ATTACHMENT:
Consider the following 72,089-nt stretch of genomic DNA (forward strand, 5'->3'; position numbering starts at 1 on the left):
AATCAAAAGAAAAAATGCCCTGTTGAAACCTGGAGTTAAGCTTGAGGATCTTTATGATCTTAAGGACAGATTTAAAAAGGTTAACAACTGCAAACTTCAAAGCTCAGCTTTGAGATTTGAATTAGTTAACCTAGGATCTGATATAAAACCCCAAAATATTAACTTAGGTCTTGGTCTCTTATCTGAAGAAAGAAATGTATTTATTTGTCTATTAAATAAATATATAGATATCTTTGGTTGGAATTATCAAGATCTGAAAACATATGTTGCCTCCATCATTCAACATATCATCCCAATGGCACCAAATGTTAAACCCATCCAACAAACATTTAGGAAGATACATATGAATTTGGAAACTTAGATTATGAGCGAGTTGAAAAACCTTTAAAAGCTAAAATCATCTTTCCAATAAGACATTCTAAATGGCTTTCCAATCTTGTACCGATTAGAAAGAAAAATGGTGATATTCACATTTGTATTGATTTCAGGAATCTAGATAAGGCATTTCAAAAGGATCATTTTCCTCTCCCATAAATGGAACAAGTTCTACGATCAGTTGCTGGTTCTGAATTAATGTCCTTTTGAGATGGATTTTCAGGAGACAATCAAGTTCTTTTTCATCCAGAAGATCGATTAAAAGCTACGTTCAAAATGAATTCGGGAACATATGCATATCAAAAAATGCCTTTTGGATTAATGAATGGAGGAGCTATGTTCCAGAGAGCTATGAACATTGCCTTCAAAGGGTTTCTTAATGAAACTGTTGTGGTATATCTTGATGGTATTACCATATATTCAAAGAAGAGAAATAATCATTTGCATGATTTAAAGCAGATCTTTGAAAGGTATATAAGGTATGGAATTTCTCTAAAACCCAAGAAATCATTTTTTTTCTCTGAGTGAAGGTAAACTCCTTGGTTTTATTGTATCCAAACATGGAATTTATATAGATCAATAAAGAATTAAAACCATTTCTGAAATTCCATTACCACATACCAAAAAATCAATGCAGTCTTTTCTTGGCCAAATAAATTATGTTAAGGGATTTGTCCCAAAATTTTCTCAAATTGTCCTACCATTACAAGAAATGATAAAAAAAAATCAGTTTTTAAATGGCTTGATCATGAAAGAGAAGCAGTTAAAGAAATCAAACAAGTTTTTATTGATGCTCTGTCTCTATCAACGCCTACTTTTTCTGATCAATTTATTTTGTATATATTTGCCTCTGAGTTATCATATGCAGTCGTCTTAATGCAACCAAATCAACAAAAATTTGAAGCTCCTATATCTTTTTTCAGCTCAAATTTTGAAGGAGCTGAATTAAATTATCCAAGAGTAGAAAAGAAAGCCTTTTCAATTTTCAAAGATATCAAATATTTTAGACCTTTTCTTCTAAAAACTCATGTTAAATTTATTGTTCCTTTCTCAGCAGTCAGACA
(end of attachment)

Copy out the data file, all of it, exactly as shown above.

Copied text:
Consider the following 72,089-nt stretch of genomic DNA (forward strand, 5'->3'; position numbering starts at 1 on the left):
AATCAAAAGAAAAAATGCCCTGTTGAAACCTGGAGTTAAGCTTGAGGATCTTTATGATCTTAAGGACAGATTTAAAAAGGTTAACAACTGCAAACTTCAAAGCTCAGCTTTGAGATTTGAATTAGTTAACCTAGGATCTGATATAAAACCCCAAAATATTAACTTAGGTCTTGGTCTCTTATCTGAAGAAAGAAATGTATTTATTTGTCTATTAAATAAATATATAGATATCTTTGGTTGGAATTATCAAGATCTGAAAACATATGTTGCCTCCATCATTCAACATATCATCCCAATGGCACCAAATGTTAAACCCATCCAACAAACATTTAGGAAGATACATATGAATTTGGAAACTTAGATTATGAGCGAGTTGAAAAACCTTTAAAAGCTAAAATCATCTTTCCAATAAGACATTCTAAATGGCTTTCCAATCTTGTACCGATTAGAAAGAAAAATGGTGATATTCACATTTGTATTGATTTCAGGAATCTAGATAAGGCATTTCAAAAGGATCATTTTCCTCTCCCATAAATGGAACAAGTTCTACGATCAGTTGCTGGTTCTGAATTAATGTCCTTTTGAGATGGATTTTCAGGAGACAATCAAGTTCTTTTTCATCCAGAAGATCGATTAAAAGCTACGTTCAAAATGAATTCGGGAACATATGCATATCAAAAAATGCCTTTTGGATTAATGAATGGAGGAGCTATGTTCCAGAGAGCTATGAACATTGCCTTCAAAGGGTTTCTTAATGAAACTGTTGTGGTATATCTTGATGGTATTACCATATATTCAAAGAAGAGAAATAATCATTTGCATGATTTAAAGCAGATCTTTGAAAGGTATATAAGGTATGGAATTTCTCTAAAACCCAAGAAATCATTTTTTTTCTCTGAGTGAAGGTAAACTCCTTGGTTTTATTGTATCCAAACATGGAATTTATATAGATCAATAAAGAATTAAAACCATTTCTGAAATTCCATTACCACATACCAAAAAATCAATGCAGTCTTTTCTTGGCCAAATAAATTATGTTAAGGGATTTGTCCCAAAATTTTCTCAAATTGTCCTACCATTACAAGAAATGATAAAAAAAAATCAGTTTTTAAATGGCTTGATCATGAAAGAGAAGCAGTTAAAGAAATCAAACAAGTTTTTATTGATGCTCTGTCTCTATCAACGCCTACTTTTTCTGATCAATTTATTTTGTATATATTTGCCTCTGAGTTATCATATGCAGTCGTCTTAATGCAACCAAATCAACAAAAATTTGAAGCTCCTATATCTTTTTTCAGCTCAAATTTTGAAGGAGCTGAATTAAATTATCCAAGAGTAGAAAAGAAAGCCTTTTCAATTTTCAAAGATATCAAATATTTTAGACCTTTTCTTCTAAAAACTCATGTTAAATTTATTGTTCCTTTCTCAGCAGTCAGACA